While the prospect of a second default is likely to be a blow to Argentina’s economy, the real loser in this story is likely to be the United States. At least this was the argument of the Justice Department, the State Department and the Treasury Department in a friend of the court brief on this case. The brief argued that the lower court’s decision would make it impossible for countries ever to arrange debt restructuring for bonds issued under U.S. jurisdiction. This would likely lead foreign governments to turn to alternative venues to issue debt, shutting New York banks out of a lucrative market. The Obama administration did not file a brief on the case for the Supreme Court, perhaps because of successful lobbying by the vulture funds.

The appellate court brief was accurate. The lower court’s requirement that Argentina pay off the vulture funds at the face value of the bonds is likely to undermine faith in the integrity of the U.S. judicial and financial system. In addition to the other 90 percent of creditors, the rest of the world, including the IMF, was prepared to accept the terms that Argentina negotiated and move on. Only the United States was standing behind the obviously impractical position that none of the debt could be written down.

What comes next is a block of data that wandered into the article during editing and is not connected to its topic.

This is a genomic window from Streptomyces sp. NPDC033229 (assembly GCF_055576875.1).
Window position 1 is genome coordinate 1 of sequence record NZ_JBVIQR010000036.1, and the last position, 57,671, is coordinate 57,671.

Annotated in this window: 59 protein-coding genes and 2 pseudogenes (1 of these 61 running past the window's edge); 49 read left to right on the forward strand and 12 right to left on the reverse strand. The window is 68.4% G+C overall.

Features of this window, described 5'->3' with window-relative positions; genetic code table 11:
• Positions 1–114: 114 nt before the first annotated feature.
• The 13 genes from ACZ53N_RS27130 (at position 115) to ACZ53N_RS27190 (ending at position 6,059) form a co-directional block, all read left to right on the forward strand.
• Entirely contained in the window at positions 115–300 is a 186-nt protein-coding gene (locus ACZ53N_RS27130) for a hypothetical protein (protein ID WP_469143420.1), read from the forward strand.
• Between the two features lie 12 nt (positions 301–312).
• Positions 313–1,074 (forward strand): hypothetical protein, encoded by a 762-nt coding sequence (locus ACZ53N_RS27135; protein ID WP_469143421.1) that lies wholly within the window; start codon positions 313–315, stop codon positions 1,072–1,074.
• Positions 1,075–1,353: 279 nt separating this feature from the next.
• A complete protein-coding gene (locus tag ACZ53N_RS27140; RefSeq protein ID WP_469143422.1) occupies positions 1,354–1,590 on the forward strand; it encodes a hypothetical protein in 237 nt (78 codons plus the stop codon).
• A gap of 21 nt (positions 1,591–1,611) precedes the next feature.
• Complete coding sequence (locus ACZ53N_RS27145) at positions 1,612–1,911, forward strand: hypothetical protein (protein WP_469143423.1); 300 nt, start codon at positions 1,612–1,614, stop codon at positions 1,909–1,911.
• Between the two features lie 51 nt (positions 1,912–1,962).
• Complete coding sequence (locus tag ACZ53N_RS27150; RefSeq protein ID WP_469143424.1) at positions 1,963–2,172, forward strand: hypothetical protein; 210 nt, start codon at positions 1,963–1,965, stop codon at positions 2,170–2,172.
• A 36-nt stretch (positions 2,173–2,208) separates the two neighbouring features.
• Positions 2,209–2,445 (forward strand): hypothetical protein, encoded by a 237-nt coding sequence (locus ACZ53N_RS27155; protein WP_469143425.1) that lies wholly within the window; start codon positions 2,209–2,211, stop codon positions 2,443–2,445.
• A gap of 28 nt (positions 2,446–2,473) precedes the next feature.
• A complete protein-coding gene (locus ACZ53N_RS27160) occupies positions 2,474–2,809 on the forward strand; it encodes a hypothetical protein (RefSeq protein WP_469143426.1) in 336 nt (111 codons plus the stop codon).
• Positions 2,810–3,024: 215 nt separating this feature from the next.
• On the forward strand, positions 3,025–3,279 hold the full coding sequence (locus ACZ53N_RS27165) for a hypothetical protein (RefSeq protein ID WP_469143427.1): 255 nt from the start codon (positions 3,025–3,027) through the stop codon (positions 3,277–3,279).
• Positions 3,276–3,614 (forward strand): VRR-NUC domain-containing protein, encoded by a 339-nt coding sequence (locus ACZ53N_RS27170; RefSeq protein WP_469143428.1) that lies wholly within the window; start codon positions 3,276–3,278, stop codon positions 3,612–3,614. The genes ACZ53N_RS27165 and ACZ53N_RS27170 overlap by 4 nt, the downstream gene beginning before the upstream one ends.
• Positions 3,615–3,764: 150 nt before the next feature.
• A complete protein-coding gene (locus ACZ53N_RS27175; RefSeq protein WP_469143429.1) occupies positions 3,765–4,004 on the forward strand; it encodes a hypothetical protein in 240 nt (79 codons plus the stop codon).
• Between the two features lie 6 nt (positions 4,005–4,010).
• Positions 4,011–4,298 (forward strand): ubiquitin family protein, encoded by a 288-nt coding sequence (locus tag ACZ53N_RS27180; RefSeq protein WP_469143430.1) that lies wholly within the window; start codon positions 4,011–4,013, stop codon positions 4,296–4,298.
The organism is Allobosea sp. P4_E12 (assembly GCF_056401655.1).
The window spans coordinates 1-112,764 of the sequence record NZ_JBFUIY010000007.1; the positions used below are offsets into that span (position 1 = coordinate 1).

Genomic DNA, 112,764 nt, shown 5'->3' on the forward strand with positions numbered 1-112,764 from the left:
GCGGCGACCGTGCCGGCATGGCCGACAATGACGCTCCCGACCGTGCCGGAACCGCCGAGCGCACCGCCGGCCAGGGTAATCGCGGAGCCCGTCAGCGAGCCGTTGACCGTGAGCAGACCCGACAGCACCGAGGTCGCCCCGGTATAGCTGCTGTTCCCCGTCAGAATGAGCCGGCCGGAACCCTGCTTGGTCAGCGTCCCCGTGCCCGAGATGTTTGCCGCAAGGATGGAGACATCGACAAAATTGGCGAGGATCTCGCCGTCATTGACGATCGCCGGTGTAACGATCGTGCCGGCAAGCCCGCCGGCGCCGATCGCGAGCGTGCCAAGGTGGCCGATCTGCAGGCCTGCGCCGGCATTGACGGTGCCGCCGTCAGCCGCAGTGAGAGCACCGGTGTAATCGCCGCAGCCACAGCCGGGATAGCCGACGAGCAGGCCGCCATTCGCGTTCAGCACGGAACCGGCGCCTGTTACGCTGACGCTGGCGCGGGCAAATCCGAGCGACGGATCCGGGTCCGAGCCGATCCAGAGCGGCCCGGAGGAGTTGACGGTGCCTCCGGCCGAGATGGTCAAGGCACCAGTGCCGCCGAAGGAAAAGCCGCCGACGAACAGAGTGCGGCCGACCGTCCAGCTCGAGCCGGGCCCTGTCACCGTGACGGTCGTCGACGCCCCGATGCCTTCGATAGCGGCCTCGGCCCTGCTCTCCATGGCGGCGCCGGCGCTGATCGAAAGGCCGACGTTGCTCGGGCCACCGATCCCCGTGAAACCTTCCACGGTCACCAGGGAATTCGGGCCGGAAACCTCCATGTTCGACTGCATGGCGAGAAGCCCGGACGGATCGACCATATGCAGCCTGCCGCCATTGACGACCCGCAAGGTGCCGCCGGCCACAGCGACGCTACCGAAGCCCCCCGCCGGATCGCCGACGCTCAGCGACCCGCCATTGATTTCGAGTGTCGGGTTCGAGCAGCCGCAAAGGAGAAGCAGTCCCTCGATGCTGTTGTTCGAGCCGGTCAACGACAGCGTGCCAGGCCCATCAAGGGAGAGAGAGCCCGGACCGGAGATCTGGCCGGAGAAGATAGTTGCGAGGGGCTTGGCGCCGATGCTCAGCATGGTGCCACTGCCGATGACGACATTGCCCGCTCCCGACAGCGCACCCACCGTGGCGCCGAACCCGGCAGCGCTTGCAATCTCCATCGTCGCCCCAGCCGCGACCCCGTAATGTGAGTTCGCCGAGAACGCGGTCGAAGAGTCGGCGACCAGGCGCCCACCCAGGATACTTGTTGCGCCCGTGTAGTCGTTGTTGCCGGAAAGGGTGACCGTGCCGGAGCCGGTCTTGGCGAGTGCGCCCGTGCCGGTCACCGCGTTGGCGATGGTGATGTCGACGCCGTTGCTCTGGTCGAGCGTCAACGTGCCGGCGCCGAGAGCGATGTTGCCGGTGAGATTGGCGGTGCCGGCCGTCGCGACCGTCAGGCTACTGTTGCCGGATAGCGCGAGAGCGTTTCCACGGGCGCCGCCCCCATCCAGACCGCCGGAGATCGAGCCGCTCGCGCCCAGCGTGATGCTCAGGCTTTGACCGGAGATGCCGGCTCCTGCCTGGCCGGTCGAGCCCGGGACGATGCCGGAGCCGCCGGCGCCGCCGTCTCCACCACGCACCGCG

In the half-century following World War II, this sort of unilateralism on the part of the United States was possible because of its overwhelming military, political and economic power. However, the world has changed. While recent military adventures have not turned out well, in the longer term, the relative decline of the country’s economic standing is likely to have greater consequences.

The United States is no longer the world’s largest economy. In the last year, China’s economy has surpassed the United States’ (at least in terms of purchasing-power parity, a measure that uses a common set of prices for the goods and services produced in all countries. In a decade, China’s economy is likely to be more than 50 percent larger than the U.S.’s. If China follows through with other major developing countries to establish a proposed BRICS bank, there will be a massive new source of international finance.

In a world where the United States’ economy is no longer the largest or even close to it, we are not going to be able to write the rules for our own convenience. If countries like Argentina cannot count on being treated fairly in U.S. courts, they will simply take their business elsewhere. The loss will be ours, not theirs. The U.S. will again pay a high price for allowing well-connected people in the financial sector to set policy.

Dean Baker is co-director of the Center for Economic and Policy Research and author, most recently, of The End of Loser Liberalism: Making Markets Progressive.

The views expressed in this article are the author's own and do not necessarily reflect Al Jazeera America's editorial policy.